over on the latest post about the subject(dividing time-hej) the replies are on the money in terms of the factors involved-especially the point a couple of people made about the place musical study has in the context of your life/daily routine and consequently what type of motivations/energies you're bringing with you to the piano when you sit down....leaving aside for now the topic of the relationship between everything else in your life and what music is about for you,after about 35 yrs. of being into it,i look at this way-the same attitude you have about it when you listen should carry over to your practice routine...in other words when you are listening to something you're into,music is a positive experience and it's that type of situation that got you into it in the first place probably....i like to keep that feel going when i practice/compose/check things out on the keyboard rather than adopt the "well anyways this is the stuff you're supposed to practice even though it bores the s--t out of me....i guess if i keep on doing it i'll be able to enjoy playing on the level i want.....i wonder if i'll have enough time to get to (insert actual interest-related practice option put on hold in favor of what you're semi-forcing youself to do in the present).....maybe the lakers will trade kobe...is there any of that pizza left ...."gradual space-out" mentality that i'm suggesting acually does more harm than good ,conversely wasting time set aside to reach goals being negatively impacted by what you're working on.....for more about this-

https://www.learnjazzpiano.com/citadel/scotcit.mvc?intro_off=1&action=forum&sub=display_thread&id=37722&bid=38105  

the replies again over there(dividing time-hej)definitely point you in the right direction re-all this.........i'd second the practice routine focus/approaches suggested depending on your own level of skill and what you want to acomplish....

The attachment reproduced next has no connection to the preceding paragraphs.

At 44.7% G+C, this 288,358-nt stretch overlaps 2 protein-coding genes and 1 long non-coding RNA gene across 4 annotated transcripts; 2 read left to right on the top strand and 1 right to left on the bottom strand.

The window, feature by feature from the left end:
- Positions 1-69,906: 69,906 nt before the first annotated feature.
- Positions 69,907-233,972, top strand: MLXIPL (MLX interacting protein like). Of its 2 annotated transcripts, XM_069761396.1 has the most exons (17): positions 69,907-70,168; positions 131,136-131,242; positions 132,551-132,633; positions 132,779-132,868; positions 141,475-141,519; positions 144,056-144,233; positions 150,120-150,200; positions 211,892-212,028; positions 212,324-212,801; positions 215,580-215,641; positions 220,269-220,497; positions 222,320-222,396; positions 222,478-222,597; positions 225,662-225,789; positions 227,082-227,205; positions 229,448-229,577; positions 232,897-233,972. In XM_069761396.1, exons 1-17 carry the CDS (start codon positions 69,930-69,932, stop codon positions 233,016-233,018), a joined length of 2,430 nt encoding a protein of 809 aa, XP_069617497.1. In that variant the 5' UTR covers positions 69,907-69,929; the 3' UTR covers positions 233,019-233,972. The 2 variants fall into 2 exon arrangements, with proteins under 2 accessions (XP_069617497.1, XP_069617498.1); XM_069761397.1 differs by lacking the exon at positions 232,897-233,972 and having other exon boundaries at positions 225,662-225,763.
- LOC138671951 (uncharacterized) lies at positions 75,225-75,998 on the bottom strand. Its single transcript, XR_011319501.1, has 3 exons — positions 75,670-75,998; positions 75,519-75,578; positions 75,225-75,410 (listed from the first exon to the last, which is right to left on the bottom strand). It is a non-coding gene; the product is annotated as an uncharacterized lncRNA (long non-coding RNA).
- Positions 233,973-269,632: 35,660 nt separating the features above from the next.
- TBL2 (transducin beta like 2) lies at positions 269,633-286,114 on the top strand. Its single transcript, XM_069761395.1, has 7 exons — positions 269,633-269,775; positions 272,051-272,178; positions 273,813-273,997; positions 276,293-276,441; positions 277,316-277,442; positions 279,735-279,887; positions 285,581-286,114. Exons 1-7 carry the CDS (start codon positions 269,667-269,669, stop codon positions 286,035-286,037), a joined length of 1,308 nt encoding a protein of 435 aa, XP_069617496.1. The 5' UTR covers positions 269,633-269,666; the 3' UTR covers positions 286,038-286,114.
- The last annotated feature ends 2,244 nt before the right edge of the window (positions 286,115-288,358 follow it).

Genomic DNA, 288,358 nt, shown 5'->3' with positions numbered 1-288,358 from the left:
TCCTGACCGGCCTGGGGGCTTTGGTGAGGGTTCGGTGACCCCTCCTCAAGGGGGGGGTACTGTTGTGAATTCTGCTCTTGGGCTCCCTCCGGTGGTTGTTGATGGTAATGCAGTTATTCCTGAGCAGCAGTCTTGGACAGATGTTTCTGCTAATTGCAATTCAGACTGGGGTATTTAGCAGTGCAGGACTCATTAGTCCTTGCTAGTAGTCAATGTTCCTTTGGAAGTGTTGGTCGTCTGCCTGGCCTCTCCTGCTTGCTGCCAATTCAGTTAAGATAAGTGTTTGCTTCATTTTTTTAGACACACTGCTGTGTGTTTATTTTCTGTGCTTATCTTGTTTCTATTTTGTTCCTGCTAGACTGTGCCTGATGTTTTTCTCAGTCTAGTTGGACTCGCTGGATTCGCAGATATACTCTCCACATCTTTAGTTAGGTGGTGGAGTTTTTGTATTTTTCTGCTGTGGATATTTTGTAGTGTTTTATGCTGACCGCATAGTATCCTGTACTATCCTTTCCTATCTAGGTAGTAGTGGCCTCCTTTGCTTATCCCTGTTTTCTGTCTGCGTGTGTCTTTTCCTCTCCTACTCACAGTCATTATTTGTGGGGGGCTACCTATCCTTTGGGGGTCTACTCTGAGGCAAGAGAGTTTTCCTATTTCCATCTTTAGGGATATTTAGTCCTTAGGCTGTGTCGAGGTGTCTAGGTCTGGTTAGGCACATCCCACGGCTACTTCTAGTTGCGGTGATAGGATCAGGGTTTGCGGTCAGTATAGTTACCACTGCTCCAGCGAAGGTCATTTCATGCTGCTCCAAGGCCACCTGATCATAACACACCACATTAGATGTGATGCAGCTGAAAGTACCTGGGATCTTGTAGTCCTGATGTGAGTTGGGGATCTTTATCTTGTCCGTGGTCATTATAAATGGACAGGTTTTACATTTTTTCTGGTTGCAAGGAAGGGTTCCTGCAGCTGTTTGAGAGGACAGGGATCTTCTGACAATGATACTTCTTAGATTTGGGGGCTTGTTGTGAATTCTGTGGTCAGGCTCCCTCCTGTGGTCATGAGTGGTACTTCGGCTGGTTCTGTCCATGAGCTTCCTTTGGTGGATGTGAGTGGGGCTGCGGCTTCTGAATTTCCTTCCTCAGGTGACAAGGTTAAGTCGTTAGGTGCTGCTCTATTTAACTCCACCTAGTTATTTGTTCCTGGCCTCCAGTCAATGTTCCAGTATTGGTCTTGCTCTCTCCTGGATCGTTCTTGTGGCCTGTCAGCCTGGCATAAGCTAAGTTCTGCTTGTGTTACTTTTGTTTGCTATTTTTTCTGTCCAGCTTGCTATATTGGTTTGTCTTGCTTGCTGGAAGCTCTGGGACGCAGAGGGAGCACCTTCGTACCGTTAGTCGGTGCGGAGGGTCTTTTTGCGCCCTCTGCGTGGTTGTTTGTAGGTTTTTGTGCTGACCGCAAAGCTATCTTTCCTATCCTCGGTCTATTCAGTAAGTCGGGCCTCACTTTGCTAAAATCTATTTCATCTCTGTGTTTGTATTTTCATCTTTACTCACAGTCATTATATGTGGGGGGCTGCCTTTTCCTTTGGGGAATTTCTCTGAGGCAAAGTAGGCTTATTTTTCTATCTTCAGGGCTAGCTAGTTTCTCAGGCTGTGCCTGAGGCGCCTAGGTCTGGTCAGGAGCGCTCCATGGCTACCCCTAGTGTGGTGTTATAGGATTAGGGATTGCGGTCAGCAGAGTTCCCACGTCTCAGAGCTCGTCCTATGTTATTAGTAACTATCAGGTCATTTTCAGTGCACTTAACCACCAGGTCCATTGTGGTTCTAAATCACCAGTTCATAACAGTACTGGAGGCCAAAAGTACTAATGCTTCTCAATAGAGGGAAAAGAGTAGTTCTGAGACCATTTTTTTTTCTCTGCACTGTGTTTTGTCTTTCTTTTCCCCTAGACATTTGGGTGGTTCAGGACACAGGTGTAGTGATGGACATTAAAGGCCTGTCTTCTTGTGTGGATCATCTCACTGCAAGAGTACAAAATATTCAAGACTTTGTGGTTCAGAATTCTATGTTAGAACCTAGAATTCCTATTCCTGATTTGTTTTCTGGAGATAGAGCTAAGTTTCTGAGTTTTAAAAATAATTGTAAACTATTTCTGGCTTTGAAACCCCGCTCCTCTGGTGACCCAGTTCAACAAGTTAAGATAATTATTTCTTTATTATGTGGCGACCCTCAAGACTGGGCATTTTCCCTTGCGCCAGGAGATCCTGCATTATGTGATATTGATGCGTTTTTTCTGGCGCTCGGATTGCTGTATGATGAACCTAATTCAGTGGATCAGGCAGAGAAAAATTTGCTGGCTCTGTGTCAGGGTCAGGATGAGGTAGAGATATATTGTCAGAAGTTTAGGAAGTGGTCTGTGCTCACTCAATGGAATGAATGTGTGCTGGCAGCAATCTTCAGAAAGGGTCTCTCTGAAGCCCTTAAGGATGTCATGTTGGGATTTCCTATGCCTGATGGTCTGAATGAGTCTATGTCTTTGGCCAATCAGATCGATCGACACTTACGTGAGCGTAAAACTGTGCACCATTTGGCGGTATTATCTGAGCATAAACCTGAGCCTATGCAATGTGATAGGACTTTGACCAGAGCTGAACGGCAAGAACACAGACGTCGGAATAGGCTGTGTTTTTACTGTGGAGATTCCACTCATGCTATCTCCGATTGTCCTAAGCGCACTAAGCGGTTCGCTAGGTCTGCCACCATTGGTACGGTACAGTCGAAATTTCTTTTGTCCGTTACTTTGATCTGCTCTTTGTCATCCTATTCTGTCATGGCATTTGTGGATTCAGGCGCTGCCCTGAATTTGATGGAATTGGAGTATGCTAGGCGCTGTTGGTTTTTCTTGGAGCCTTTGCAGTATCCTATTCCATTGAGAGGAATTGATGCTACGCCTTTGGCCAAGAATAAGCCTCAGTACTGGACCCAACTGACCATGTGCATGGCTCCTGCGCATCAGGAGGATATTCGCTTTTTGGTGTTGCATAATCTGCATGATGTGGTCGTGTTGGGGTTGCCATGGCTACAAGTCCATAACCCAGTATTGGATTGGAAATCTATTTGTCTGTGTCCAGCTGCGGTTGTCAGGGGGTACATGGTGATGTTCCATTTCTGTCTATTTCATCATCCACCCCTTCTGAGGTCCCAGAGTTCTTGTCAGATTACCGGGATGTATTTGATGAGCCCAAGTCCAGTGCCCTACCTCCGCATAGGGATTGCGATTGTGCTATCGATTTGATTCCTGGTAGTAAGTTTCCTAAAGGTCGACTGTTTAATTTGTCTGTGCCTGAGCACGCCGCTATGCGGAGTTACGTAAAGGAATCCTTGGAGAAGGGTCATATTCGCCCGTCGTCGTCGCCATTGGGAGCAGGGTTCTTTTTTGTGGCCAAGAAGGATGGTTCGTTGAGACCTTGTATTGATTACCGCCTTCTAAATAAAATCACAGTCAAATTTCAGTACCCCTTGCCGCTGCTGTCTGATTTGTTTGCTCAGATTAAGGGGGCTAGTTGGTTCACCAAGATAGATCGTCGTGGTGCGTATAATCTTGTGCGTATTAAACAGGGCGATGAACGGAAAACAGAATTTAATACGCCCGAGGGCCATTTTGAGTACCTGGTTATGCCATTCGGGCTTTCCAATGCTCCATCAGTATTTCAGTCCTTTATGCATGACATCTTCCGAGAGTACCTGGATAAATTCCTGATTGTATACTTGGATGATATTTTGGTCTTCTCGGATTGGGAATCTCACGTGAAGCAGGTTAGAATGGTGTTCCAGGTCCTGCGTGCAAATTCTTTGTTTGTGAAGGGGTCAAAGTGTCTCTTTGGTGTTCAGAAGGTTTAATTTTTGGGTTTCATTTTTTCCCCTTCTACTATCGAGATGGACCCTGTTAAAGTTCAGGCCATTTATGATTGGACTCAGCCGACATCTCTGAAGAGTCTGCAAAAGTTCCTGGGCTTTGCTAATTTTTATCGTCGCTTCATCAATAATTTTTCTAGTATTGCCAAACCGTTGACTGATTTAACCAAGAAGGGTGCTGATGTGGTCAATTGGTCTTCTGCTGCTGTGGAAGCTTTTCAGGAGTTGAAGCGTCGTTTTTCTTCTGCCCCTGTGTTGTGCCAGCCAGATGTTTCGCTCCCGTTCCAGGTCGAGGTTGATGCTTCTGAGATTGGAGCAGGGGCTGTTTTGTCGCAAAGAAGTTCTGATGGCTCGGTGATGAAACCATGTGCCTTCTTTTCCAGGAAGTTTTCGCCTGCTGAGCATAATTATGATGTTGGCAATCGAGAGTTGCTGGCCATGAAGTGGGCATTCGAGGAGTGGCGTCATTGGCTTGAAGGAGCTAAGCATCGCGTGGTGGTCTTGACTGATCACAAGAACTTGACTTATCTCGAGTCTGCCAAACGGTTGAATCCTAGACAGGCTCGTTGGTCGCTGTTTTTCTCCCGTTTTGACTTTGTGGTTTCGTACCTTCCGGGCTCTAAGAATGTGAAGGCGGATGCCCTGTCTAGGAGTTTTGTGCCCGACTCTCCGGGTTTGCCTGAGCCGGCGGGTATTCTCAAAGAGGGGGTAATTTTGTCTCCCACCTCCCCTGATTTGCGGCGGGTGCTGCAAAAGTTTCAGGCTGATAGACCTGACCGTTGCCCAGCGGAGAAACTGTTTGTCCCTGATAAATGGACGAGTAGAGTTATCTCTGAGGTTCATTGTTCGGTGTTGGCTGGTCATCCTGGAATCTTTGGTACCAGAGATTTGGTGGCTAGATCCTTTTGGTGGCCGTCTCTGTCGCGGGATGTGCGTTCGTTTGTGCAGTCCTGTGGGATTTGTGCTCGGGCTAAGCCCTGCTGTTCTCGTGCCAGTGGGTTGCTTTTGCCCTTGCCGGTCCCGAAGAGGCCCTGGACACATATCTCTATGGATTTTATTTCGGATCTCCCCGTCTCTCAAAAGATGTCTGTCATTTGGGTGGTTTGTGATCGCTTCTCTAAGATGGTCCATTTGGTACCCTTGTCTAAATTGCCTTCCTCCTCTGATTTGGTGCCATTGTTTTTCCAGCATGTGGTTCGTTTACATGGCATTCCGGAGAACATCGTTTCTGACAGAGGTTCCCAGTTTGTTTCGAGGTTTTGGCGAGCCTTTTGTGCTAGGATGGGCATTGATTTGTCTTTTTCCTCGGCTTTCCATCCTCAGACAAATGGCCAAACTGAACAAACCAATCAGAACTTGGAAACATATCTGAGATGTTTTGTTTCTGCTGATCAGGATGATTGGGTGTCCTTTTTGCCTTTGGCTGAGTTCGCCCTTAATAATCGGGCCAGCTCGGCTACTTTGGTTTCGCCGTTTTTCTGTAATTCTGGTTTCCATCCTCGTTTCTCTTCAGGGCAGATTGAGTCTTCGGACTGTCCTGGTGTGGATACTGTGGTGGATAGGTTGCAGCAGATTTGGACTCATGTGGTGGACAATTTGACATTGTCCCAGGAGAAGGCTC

more to come......

the accurate info in the post asking about upper structures might be clearer to players still learning aout the subject if i added this to the  replies-conceptually thinking about us in terms of a given triad over a root helps to.......  

more to come......
There are 10 comments, leave a comment.
.........see the approach and carries over into your total thinking about voicings so that gradually rather than internally naming the notes over any given root in terms of being related to the root by being intervallic notes of the chord type based on it ,you concieve of them as a chordal structure in of itself in relation the given root;using 7's reply as basis ,here's what i'm getting at-
in theory you want to know/understand what each us is in terms of the semantic use of the term to mean the chordal building blocks above the seventh as indicated in the reply,and then conceptually as structures in of themself over the root,i.e.in "slash chord terminology" using the diatonic 9th,#11th and 13th over e would give you the notes f#,a# and c#,an f# maj triad over the e root(f#/e)while using g natural,b and d natural,respectively the #9,5 and b7 in intervallic relationship to the e root,can be conceptualized as g/e,etc......this extends the concept so that any structure that can be viewed this way (and in actual practice much of modern piano voicing is based on various triadic inversions over the root)is thought of using this approach.....i.e. what would have been called(and still legitimitely is of course)emin9 could now be viewed as gmaj7/e,emin11 might turn into bmin7/e etc.........